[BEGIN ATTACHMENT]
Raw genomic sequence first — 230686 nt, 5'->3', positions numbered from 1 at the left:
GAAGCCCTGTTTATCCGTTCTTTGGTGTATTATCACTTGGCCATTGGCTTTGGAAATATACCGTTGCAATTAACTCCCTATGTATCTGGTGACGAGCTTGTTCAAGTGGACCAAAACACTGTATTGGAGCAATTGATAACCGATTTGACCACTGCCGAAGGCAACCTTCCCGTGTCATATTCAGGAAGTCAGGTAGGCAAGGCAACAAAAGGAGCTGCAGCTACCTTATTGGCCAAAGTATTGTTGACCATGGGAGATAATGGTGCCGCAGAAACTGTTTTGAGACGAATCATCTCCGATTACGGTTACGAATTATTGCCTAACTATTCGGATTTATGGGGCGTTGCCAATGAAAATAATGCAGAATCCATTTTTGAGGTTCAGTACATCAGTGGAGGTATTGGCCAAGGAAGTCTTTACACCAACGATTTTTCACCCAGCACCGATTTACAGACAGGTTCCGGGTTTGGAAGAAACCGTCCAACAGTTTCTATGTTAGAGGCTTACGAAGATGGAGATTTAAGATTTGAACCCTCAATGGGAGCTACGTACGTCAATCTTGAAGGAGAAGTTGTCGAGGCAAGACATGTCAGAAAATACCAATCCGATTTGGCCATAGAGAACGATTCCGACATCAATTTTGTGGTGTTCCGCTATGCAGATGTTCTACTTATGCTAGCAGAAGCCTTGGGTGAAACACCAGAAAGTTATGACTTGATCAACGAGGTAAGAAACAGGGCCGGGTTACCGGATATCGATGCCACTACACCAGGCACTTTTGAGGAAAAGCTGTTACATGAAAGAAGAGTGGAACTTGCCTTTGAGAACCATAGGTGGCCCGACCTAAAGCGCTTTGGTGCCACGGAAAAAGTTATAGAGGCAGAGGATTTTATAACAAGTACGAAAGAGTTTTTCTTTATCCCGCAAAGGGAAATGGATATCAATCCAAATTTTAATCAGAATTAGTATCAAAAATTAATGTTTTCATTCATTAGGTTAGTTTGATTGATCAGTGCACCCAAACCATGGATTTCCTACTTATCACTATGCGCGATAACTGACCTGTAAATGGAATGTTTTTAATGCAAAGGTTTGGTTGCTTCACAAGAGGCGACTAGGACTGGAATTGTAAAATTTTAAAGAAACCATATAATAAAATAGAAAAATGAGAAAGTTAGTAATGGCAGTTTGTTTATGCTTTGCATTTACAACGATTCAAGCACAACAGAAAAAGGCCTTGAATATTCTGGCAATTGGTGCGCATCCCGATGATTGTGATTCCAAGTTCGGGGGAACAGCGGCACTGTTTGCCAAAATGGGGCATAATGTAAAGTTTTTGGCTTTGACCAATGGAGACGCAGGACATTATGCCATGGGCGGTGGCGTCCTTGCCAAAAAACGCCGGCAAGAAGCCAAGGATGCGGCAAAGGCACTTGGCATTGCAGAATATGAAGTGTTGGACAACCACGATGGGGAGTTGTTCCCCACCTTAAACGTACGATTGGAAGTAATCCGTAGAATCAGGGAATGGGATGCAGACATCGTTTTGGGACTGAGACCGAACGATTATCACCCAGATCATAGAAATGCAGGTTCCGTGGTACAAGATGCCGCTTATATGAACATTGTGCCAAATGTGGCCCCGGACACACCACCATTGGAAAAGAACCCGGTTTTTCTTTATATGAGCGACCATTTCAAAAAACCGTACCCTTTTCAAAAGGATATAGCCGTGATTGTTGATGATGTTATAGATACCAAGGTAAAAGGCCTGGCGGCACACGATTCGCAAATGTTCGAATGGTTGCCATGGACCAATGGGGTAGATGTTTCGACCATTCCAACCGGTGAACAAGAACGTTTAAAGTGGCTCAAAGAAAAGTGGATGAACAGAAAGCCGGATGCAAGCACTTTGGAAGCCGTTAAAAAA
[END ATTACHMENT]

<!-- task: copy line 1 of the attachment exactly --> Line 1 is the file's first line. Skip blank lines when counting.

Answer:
Raw genomic sequence first — 230686 nt, 5'->3', positions numbered from 1 at the left: